In 1986, Continental Airlines opened a satellite of the Los Angeles Flight Attendant base in Honolulu and an eclectic mix of 300 or so seniorities, agendas, personalities and motivations headed to the Pacific to nest. We were a VERY diverse group on every level but, together, we coalesced into something greater than the sum of its parts.
Our pay was notoriously awful. At times, what little we were supposed to get was delayed on the "pony express" from HQ and the rabble gathered at Honolulu ticket counter in protest (it made local news)! To supplement our meager pay, we received a $300 cost of living allowance which, after taxes, was a little less than $150 a month.
Our flying was a mixed bag: day turns to the Mainland and Vancouver, 3 & 4 day trips "down under", "Guam bomb" 14-hour 3days, and the infamous 8 and 11 day 38 flight hour trips to Tahiti or Paris (no duty rigs to offset the lack of productivity). There was something for everybody and we all quickly found our niche. Of course, niches were usually determined by seniority and a new person to the base could be quickly seniority-stratified by what trips s/he held.
Our operation was directed from our Texas-based headquarters by a cadre of individuals who had little experience with an international operation (most were survivors of the Continental/Texas Intl merger which saw many of the former Continental folk depart when HQ moved from Los Angeles to Houston). One of our DC10-30s lost an engine to a birdstrike departing Aukland one day. It survived the incident due to a masterfully executed air return to Aukland. The crew, stranded with the disabled aircraft, were incredulous to learn that the "powers that be" instructed that a spare engine be TRUCKED over from SYD! Apparently, those powers had not yet consulted a world map when that decision was made! Geographic knowledge can be so important when directing a worldwide operation: the Tasman Sea is a formidable obstacle to a truck.
Our living conditions were seldom what one would consider optimal. Often, as many as 7 (or more) of us would crowd into one small apartment...and most were NOT commuters. It was helpful if roomies shared flying preferences to stay on the same side of clock.
While we weren't a particularly religious group, we always attended services. Whether it was "sunrise services" on Tumon Bay in Guam or "midnight mass" at HULA'S, you could be sure that a reliable, substantial contingent of CO "hostesses" would represent.
We had our stars and more than our fair share of BIG personalities! Rocco Piganelli, for example, was a regular in our ads on Australian television, usually surrounded by a bevy of lovelies as he steered his vintage white Cadillac convertible down Kalakaua Avenue, full of youthful swagger (he flies for Southwest these days, astoundingly still full of youthful swagger). Several of our comrades-at-arms were prominently placed in the feature film NORTH SHORE.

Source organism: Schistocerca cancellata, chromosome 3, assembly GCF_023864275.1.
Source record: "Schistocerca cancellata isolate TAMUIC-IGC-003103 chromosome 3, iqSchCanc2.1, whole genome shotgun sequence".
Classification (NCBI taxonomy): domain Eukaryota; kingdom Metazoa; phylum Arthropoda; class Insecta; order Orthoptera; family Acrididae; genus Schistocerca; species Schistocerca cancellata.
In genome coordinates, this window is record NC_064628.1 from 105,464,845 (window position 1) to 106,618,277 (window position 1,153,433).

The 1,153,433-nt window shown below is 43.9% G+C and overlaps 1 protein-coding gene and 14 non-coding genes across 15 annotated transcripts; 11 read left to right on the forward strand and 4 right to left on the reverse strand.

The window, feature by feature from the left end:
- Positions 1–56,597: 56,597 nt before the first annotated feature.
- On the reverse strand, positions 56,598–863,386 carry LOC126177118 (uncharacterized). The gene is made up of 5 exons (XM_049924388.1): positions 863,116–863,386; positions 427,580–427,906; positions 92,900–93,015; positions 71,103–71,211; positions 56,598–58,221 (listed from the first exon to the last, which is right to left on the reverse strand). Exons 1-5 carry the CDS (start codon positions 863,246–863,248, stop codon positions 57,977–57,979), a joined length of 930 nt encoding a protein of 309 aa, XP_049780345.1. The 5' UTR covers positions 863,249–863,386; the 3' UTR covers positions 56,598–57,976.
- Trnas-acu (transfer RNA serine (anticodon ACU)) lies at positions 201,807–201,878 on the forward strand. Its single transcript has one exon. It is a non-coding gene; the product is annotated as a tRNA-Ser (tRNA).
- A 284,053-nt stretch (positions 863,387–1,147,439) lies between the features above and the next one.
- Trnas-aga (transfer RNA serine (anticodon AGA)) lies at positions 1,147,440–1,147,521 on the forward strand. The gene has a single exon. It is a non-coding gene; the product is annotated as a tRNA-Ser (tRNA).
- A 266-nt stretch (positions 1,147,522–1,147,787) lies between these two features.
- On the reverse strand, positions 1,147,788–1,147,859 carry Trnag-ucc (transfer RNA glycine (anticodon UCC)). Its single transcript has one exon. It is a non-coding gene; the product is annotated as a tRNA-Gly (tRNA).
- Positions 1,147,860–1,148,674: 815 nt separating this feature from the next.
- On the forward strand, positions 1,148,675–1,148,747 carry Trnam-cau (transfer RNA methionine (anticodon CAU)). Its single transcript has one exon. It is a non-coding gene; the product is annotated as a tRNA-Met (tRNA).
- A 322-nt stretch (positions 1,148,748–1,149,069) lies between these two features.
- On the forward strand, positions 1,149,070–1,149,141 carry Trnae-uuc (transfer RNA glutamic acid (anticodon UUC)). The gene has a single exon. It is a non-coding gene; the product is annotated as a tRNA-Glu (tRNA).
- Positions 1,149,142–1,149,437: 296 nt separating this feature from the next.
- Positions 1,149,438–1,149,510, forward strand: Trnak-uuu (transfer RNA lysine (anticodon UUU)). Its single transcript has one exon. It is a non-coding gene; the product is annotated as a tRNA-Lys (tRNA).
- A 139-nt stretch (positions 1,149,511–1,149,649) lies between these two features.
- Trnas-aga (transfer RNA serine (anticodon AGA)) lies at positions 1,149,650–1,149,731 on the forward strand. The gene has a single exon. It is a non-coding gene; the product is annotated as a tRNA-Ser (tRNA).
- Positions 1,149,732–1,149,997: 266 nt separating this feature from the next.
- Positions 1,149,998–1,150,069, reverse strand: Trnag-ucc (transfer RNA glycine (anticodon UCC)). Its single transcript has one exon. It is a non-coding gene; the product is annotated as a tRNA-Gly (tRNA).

We had our own NOTORIOUS news journal, COUNTRY CLUB CHATTER. There was much debate about its authors and editors but NO DEBATE about its cutting edge, biting commentary and editorials! COUNTRY CLUB CHATTER will live in infamy (especially at HQ whose residents took more than a few of its "best shots") along with equally renowned publications like BETTER GALLEYS AND GIRT BARS (IAD, I believe.)
Romances, entire love lifes, were born and died during the 7-8 year run of the Continental HNL base. Some survived in the aftermath. Many withered as quickly as they bloomed, as ephemeral as a hibiscus blossom.
Proportionately, we suffered more than our fair share of loss during the HNL days. AIDS, in particular, took many of our shining stars and we will always remember the JOY they brought to our lives with a smile and a tear. It simply would not have been the same without them!
But friendships, antipathies, and, most of all, GREAT MEMORIES linger still, in tribute to a truly magical time in the lives of most who were there!
We were the "Proud Bird of the Pacific", happy in the knowledge that, when all else went awry in the Continetnal world (and practically everything did), the Pacific operation was our breadwinner. (Well, it was until one day in August 1993 when the discovery was made that, due to accounting errors, the Pacific wasn't as profitable as thought and the decision was made that HNL would close at the end of October!)
At Christmas 2013, 5 alumni of Continental's HNL base joined for breakfast at a round table in Amsterdam, none with pre-knowledge or thought as to how momentous yet mundane an event it was. In retrospect, our time together in HNL was just as fleeting as that breakfast was in Amsterdam.
But it was oh-so-special! Savor every moment life brings you...